Is it okay to use a mild steel nut with a high tensile bolt?
Nut thickness standards have been drawn up on the basis that the bolt will always sustain tensile fracture before the nut will strip. If the bolt breaks on tightening, it is obvious that a replacement is required. Thread stripping tends to be gradual in nature. If the thread stripping mode can occur, assemblies may enter into service which are partially failed, this may have disastrous consequences. Hence, the potential of thread stripping of both the internal and external threads must be avoided if a reliable design is to be achieved. When specifying nuts and bolts it must always be ensured that the appropriate grade of nut is matched to the bolt grade.
The standard strength grade (or Property Class as it is known in the standards) for many industries is 8.8. On the head of the bolt, 8.8 should be marked together with a mark to indicate the manufacturer. The Property Class of the nut matched to a 8.8 bolt is a grade 8. The nut should be marked with a 8, a manufacturer's identification symbol shall be at the manufacturer's discretion.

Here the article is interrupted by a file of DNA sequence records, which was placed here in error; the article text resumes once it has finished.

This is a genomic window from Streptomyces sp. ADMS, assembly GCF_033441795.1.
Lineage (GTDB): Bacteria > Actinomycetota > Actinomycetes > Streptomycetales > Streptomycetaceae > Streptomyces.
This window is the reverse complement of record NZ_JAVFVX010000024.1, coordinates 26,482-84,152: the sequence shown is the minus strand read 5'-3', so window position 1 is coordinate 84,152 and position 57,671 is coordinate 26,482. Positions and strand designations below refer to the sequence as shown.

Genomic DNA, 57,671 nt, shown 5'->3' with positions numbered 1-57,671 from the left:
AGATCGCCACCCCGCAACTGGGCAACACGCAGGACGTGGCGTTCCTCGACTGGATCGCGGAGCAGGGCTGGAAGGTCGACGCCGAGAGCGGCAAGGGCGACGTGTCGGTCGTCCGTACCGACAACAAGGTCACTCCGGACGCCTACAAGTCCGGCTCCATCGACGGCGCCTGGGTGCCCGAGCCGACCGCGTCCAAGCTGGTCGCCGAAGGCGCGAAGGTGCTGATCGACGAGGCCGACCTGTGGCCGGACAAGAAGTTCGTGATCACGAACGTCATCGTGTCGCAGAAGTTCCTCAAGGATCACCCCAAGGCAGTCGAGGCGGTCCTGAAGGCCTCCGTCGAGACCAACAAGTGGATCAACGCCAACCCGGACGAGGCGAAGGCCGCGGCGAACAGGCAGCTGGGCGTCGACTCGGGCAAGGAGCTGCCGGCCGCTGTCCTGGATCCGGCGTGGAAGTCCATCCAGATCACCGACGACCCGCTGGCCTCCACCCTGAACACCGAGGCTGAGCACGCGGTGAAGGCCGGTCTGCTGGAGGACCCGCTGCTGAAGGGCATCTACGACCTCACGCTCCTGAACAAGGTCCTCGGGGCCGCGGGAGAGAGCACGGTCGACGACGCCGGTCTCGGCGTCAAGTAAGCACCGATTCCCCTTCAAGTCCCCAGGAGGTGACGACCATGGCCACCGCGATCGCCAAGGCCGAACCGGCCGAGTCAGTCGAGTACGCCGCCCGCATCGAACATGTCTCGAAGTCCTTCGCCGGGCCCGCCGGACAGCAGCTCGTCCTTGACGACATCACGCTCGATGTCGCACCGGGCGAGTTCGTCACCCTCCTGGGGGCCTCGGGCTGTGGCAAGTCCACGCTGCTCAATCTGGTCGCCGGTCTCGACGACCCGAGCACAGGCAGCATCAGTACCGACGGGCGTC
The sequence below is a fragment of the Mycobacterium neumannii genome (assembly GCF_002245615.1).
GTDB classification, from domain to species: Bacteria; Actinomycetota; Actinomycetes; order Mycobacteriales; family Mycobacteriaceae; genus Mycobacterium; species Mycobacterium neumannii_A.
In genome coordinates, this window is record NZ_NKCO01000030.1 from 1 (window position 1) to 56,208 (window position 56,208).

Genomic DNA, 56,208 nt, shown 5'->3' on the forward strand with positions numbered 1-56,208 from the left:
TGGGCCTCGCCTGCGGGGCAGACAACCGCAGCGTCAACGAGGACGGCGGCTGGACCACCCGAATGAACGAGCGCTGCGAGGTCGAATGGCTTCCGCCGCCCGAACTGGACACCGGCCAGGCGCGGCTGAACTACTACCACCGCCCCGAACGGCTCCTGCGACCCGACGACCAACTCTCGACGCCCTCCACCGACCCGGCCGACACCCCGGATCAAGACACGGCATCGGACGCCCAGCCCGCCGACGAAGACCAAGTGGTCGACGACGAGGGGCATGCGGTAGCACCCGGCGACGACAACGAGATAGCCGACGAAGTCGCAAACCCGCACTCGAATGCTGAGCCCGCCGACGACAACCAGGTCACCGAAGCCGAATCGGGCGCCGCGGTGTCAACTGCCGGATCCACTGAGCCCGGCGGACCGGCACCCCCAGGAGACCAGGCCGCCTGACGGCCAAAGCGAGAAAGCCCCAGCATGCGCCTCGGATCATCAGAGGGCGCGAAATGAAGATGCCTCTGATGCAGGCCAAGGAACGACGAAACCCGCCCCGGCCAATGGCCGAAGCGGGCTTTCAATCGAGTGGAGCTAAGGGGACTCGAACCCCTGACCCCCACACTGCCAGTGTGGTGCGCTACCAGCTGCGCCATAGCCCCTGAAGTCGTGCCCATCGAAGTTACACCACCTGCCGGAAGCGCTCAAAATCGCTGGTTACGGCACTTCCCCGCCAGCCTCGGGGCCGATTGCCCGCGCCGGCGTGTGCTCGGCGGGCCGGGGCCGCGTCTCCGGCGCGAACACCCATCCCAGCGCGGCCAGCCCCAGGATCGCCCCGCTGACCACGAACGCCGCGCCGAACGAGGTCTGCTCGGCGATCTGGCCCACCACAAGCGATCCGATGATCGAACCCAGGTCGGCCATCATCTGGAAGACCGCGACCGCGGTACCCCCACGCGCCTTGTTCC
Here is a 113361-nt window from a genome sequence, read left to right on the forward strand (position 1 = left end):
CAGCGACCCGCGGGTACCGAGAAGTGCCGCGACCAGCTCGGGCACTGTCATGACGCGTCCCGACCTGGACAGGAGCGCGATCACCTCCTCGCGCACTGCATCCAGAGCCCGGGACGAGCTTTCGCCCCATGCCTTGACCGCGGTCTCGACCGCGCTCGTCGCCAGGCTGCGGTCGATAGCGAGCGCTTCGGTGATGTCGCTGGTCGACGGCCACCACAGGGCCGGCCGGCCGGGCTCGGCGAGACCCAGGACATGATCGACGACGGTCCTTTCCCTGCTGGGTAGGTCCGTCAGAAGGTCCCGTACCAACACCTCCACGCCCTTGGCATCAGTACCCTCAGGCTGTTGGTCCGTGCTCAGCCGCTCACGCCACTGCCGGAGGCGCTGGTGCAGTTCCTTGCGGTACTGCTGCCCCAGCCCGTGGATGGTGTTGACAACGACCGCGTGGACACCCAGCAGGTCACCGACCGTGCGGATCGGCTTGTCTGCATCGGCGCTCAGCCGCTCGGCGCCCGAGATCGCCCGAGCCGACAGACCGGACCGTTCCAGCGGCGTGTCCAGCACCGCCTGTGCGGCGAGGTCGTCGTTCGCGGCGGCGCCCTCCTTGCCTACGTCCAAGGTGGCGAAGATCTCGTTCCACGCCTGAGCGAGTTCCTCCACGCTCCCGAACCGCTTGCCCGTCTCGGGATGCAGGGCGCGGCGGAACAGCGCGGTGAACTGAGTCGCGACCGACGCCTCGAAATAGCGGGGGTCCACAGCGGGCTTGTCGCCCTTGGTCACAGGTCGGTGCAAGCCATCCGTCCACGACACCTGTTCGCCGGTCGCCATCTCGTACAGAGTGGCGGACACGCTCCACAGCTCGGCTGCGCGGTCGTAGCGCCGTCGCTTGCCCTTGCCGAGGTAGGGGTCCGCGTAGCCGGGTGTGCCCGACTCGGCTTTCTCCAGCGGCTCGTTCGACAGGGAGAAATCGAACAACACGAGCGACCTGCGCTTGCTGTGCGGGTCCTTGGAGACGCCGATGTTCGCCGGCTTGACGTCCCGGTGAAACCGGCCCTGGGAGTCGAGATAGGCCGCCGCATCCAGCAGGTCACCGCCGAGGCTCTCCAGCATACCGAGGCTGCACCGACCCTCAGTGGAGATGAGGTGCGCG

Higher tensile bolts such as property class 10.9 and 12.9 have matching nuts 10 and 12 respectively. In general, nuts of a higher property class can replace nuts of lower property class (because as explained above, the 'weakest link' is required to be the tensile fracture of the bolt).